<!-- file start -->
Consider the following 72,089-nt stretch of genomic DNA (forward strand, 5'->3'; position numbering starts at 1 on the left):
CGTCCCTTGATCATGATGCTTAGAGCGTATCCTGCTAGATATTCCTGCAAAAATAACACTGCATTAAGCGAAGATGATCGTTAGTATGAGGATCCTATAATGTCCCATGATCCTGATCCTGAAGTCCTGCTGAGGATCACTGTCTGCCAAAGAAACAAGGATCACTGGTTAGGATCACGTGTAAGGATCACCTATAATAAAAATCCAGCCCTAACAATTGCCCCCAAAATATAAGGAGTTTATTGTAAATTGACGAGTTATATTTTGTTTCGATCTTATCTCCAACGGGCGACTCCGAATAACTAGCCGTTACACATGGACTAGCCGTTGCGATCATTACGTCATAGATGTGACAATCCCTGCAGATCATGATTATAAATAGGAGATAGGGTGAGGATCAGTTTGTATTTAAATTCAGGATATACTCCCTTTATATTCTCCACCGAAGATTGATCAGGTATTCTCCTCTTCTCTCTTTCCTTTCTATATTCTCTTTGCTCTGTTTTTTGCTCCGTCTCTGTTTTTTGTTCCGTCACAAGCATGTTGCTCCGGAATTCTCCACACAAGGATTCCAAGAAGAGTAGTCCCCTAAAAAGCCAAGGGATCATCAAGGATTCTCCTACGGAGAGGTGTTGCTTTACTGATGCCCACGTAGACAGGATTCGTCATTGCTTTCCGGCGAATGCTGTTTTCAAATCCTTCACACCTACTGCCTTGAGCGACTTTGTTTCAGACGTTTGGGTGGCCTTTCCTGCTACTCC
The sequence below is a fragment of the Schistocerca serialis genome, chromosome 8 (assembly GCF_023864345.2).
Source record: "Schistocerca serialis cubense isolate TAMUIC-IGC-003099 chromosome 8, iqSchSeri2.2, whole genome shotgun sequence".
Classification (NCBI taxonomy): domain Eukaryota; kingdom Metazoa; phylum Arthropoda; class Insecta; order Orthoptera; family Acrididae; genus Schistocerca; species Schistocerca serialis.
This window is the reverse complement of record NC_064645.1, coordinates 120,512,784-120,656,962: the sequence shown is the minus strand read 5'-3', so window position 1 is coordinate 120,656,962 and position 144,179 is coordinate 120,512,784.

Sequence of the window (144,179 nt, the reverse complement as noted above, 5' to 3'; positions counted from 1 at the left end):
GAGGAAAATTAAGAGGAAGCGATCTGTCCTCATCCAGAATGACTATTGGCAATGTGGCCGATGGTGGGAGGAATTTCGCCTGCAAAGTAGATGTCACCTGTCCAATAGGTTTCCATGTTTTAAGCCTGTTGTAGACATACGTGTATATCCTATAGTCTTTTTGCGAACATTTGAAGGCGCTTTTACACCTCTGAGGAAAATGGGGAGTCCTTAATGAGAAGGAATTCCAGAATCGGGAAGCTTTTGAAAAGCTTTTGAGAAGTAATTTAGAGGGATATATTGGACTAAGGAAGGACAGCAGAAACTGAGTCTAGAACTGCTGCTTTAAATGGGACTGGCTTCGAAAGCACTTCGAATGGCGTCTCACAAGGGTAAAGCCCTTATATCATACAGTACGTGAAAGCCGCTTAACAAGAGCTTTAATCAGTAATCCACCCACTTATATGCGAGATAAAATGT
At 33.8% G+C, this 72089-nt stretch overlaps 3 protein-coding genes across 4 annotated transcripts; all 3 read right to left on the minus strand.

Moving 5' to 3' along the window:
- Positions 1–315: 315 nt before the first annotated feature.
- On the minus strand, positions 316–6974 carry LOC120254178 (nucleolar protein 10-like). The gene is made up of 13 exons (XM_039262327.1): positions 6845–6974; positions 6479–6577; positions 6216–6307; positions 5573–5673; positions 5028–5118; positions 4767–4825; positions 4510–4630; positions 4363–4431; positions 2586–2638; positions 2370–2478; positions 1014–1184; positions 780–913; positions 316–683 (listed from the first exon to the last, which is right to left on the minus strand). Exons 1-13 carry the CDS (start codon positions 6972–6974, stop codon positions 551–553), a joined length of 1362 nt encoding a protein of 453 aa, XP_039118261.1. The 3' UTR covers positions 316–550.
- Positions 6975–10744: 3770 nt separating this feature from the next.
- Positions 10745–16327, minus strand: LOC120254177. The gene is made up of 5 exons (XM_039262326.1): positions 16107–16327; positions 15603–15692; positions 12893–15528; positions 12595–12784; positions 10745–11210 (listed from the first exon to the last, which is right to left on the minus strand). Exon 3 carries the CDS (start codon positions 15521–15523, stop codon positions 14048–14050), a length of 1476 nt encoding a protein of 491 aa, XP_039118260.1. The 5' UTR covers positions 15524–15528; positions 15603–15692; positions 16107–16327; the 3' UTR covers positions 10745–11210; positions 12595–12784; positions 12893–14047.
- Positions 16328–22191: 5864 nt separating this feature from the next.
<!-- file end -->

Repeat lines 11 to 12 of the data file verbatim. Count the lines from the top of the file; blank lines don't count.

- Positions 1–315: 315 nt before the first annotated feature.
- On the minus strand, positions 316–6974 carry LOC120254178 (nucleolar protein 10-like). The gene is made up of 13 exons (XM_039262327.1): positions 6845–6974; positions 6479–6577; positions 6216–6307; positions 5573–5673; positions 5028–5118; positions 4767–4825; positions 4510–4630; positions 4363–4431; positions 2586–2638; positions 2370–2478; positions 1014–1184; positions 780–913; positions 316–683 (listed from the first exon to the last, which is right to left on the minus strand). Exons 1-13 carry the CDS (start codon positions 6972–6974, stop codon positions 551–553), a joined length of 1362 nt encoding a protein of 453 aa, XP_039118261.1. The 3' UTR covers positions 316–550.